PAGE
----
In Kentucky, Gov. Steve Beshear, a Democrat, announced Tuesday the state will hire outside attorneys to appeal a judge's decision granting legal recognition to same-sex couples married in other states and countries. That came the state's attorney general, also a Democrat, announced that he would not pursue the case further.

Democratic attorneys general in at least seven states — Virginia, Pennsylvania, California, Illinois, Oregon, Kentucky and Nevada — have declined to defend same-sex-marriage bans that have been challenged in court by gay couples.

U.S. Attorney General Eric Holder said last week that his state counterparts are not obligated to defend local laws banning same-sex marriage if they believe the laws violate the U.S. Constitution.

Utah Attorney General Sean Reyes has vowed to continue defending the ban. The state has hired outside attorneys to fight their case, which could cost up to $300,000.

In making its case for gay marriage, the new filing from the Republican group points to decades-old words from Goldwater, the longtime U.S. Senator from Arizona who aggressively advocated for conservative principles. He died in 1998. The group cited this passage from his 1960 paper, "The Conscience of a Conservative."

"For the American Conservative, there is no difficulty in identifying the day's overriding political challenge: it is to preserve and extend freedom," it said. "As he surveys the various attitudes and institutions and laws that currently prevail in America, many questions will occur to him, but the Conservative's first concern will always be: Are we maximizing freedom?"

Comments

Clark Coan 1 year, 1 month ago

Well, Jesus clearly said marriage is between a man and woman. So, there should only be civil ceremonies or ceremonies conducted by pastors from non Christian churches such as Unitarian Universalist, Universal Life Church, Sunday Assembly and some Unity congregations.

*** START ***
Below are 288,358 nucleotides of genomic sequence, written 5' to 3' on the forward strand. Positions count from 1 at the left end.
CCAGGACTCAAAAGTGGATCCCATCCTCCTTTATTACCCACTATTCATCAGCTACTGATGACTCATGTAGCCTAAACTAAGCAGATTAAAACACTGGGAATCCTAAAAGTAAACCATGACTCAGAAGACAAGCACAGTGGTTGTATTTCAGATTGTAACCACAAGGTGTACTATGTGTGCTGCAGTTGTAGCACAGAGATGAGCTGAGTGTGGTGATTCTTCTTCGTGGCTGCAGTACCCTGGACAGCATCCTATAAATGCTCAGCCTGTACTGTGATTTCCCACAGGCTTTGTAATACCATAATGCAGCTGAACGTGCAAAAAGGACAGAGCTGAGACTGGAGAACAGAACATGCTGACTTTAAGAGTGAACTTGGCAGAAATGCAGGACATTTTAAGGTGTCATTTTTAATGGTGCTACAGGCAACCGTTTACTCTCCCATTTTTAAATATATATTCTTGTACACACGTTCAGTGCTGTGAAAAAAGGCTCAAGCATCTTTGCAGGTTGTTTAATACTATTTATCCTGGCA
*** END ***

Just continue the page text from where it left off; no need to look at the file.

Julius Nolan 1 year, 1 month ago

Not everyone is a "christian" and not everyone believes in a a mythical being called "jesus". I for one, also no longer believe in "Santa Claus", the Easter Bunny" or the "Tooth Fairy". But I also don't believe in forcing my beliefs on others. Why do these "christians"?

Beator 1 year, 1 month ago

...and you know this mythical stuff how again? And you are forcing your mythical beliefs on others.

Julius Nolan 1 year, 1 month ago

Would you explain how and in what manner I'm forcing what "mythical" beliefs of mine on others?

Seth Peterson 1 year, 1 month ago

If you have sound evidence for the Tooth Fairy, I'd love to hear it.

Greg Cooper 1 year, 1 month ago

See, here's the deal. It really does not matter a whit if this is a Christian country or not. The Constitution of the United States guarantees equal opportunity for the pursuit of each citizen's ability to live freely, without constraint as to religious beliefs or disbelief.

American law gives Christianity (or any other religion) the absolute right to believe in any deity and religion so long as that religion stops short of diminishing the other citizens' right of pursuit.

Bottom line? Religion does not drive this nation. Rule of law does, and that law, though it may espouse tenets supported by religions, is not, and can not be, diminished by religious demagoguery.

I believe strongly in the teachings of Jesus and the Christion tradition. I believe that the overriding teaching of Jesus is embodied in the line, "Love one another as you love yourself." Jesus never, ever said that we should practice discrimination of another's rights to believe whatever they wanted to believe. He did say that, in his God's world, believing in the teachings of that God gave one a "one-up" on others, but he did say that we were not to judge one another.

I don't care what religion you espouse, or how you worship your deity, but I care deeply that you not force your religious beliefs on the nation when they require that someone else's right to happiness be quashed. In my Christianity, no one peson is more important than any other. Judgement will come from the courts on earth, and God in the afterlife. If I'm wrong, so be it, but I will not be caught not allowing a gay person to pursue his/her right to happiness because I think he/she is inferior in his actions concerning sexuality.

And neither should anyone else.